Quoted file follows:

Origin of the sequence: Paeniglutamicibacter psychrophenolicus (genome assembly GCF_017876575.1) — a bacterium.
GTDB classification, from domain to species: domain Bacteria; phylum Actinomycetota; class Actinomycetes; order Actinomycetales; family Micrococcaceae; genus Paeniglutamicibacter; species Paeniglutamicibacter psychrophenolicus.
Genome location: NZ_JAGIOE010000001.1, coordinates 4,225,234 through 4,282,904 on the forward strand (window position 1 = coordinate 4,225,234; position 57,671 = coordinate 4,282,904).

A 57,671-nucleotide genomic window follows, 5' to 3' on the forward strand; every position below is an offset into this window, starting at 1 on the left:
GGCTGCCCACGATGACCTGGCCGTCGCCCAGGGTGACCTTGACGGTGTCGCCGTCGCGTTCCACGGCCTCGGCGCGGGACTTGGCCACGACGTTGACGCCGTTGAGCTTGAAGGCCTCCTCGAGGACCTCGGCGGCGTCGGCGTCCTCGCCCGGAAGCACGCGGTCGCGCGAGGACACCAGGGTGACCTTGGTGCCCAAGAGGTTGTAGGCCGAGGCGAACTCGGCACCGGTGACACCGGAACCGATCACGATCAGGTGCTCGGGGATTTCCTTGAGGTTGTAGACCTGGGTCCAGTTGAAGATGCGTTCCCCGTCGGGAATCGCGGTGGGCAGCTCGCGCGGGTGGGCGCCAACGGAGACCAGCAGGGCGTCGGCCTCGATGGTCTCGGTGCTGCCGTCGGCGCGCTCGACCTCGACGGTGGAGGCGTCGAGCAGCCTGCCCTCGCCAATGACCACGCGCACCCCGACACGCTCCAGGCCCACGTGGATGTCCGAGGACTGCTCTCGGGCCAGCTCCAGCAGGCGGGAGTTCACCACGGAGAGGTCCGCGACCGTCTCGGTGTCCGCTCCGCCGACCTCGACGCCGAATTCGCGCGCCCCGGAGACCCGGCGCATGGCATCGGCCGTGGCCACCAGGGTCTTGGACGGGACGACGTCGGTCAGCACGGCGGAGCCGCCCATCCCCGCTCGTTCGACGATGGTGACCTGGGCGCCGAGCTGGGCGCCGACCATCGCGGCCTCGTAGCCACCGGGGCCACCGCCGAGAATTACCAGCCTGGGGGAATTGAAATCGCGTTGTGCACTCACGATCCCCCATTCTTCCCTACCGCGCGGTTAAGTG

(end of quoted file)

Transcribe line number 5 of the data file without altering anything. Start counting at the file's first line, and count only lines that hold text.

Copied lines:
GGCTGCCCACGATGACCTGGCCGTCGCCCAGGGTGACCTTGACGGTGTCGCCGTCGCGTTCCACGGCCTCGGCGCGGGACTTGGCCACGACGTTGACGCCGTTGAGCTTGAAGGCCTCCTCGAGGACCTCGGCGGCGTCGGCGTCCTCGCCCGGAAGCACGCGGTCGCGCGAGGACACCAGGGTGACCTTGGTGCCCAAGAGGTTGTAGGCCGAGGCGAACTCGGCACCGGTGACACCGGAACCGATCACGATCAGGTGCTCGGGGATTTCCTTGAGGTTGTAGACCTGGGTCCAGTTGAAGATGCGTTCCCCGTCGGGAATCGCGGTGGGCAGCTCGCGCGGGTGGGCGCCAACGGAGACCAGCAGGGCGTCGGCCTCGATGGTCTCGGTGCTGCCGTCGGCGCGCTCGACCTCGACGGTGGAGGCGTCGAGCAGCCTGCCCTCGCCAATGACCACGCGCACCCCGACACGCTCCAGGCCCACGTGGATGTCCGAGGACTGCTCTCGGGCCAGCTCCAGCAGGCGGGAGTTCACCACGGAGAGGTCCGCGACCGTCTCGGTGTCCGCTCCGCCGACCTCGACGCCGAATTCGCGCGCCCCGGAGACCCGGCGCATGGCATCGGCCGTGGCCACCAGGGTCTTGGACGGGACGACGTCGGTCAGCACGGCGGAGCCGCCCATCCCCGCTCGTTCGACGATGGTGACCTGGGCGCCGAGCTGGGCGCCGACCATCGCGGCCTCGTAGCCACCGGGGCCACCGCCGAGAATTACCAGCCTGGGGGAATTGAAATCGCGTTGTGCACTCACGATCCCCCATTCTTCCCTACCGCGCGGTTAAGTG